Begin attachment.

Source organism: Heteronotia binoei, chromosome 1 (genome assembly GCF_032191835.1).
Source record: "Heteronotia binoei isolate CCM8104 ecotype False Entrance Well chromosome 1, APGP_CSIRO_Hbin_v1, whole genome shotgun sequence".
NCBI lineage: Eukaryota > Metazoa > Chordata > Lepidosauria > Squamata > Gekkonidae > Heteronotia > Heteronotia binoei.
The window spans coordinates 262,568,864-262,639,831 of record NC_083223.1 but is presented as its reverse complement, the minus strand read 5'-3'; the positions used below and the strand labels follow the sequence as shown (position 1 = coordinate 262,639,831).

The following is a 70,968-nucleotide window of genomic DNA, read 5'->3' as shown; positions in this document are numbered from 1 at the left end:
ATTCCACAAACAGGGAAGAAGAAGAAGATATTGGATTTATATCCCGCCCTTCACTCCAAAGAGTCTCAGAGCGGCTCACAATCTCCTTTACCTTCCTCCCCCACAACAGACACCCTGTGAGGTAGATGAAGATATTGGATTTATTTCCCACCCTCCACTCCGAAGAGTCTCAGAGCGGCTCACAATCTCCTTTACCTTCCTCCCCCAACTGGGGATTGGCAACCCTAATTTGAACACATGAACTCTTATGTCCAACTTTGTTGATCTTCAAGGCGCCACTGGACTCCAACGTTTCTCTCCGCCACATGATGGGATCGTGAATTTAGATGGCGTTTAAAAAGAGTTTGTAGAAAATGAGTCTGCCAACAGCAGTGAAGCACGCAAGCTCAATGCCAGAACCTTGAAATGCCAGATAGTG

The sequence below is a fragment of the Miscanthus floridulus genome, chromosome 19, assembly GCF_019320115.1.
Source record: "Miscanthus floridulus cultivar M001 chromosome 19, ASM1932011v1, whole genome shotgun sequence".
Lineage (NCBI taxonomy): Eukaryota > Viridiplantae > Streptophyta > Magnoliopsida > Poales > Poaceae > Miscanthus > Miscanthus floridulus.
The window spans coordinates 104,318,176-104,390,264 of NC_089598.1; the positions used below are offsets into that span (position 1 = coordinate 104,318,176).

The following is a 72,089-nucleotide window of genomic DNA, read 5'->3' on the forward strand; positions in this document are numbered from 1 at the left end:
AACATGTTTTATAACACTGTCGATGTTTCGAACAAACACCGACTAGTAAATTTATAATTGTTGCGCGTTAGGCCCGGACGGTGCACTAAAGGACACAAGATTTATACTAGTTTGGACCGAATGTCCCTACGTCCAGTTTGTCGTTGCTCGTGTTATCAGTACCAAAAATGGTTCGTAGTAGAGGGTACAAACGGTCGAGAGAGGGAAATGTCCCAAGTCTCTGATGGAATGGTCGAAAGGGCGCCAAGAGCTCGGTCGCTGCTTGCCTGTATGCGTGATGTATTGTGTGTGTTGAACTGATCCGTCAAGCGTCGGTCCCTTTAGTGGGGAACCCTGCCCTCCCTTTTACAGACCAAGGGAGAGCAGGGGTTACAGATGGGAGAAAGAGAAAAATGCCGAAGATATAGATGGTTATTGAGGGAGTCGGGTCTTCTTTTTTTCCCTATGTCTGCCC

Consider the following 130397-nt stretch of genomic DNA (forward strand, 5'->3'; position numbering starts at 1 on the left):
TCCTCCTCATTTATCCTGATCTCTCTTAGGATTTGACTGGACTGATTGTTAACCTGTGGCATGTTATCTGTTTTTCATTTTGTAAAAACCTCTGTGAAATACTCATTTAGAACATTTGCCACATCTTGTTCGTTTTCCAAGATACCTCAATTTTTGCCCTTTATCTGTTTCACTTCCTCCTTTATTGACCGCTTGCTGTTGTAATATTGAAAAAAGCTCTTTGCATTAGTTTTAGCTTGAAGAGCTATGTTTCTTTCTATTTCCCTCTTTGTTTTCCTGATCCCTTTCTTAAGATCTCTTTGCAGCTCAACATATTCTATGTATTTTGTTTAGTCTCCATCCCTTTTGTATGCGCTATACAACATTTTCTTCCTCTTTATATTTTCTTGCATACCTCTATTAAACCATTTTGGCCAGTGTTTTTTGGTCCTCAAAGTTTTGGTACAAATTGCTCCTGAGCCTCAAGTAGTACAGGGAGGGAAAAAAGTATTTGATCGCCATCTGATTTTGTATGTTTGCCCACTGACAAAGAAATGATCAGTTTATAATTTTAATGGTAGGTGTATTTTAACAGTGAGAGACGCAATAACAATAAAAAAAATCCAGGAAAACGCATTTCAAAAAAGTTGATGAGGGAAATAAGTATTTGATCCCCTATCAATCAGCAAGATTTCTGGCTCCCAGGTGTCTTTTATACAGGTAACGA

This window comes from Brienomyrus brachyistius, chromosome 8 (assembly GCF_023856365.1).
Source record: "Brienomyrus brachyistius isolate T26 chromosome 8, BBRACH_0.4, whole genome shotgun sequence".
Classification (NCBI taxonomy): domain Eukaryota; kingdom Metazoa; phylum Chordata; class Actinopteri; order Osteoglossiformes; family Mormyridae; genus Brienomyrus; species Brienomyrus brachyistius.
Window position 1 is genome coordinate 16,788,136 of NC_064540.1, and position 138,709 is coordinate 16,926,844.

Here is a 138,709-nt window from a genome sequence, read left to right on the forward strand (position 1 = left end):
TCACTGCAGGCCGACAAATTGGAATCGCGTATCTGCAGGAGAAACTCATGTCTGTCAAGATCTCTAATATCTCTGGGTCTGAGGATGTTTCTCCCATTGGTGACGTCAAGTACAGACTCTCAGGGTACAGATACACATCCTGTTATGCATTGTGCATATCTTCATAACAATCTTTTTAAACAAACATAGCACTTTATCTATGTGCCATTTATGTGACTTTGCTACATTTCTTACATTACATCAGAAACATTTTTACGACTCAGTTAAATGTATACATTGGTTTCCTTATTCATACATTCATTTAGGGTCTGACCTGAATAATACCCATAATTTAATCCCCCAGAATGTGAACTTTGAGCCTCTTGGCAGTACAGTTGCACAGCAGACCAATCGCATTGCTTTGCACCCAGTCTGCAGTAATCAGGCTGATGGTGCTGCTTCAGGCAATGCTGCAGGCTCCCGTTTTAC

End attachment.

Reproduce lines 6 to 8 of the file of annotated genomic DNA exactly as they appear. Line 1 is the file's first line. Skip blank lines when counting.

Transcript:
ATTCCACAAACAGGGAAGAAGAAGAAGATATTGGATTTATATCCCGCCCTTCACTCCAAAGAGTCTCAGAGCGGCTCACAATCTCCTTTACCTTCCTCCCCCACAACAGACACCCTGTGAGGTAGATGAAGATATTGGATTTATTTCCCACCCTCCACTCCGAAGAGTCTCAGAGCGGCTCACAATCTCCTTTACCTTCCTCCCCCAACTGGGGATTGGCAACCCTAATTTGAACACATGAACTCTTATGTCCAACTTTGTTGATCTTCAAGGCGCCACTGGACTCCAACGTTTCTCTCCGCCACATGATGGGATCGTGAATTTAGATGGCGTTTAAAAAGAGTTTGTAGAAAATGAGTCTGCCAACAGCAGTGAAGCACGCAAGCTCAATGCCAGAACCTTGAAATGCCAGATAGTG

The sequence below is a fragment of the Miscanthus floridulus genome, chromosome 19, assembly GCF_019320115.1.
Source record: "Miscanthus floridulus cultivar M001 chromosome 19, ASM1932011v1, whole genome shotgun sequence".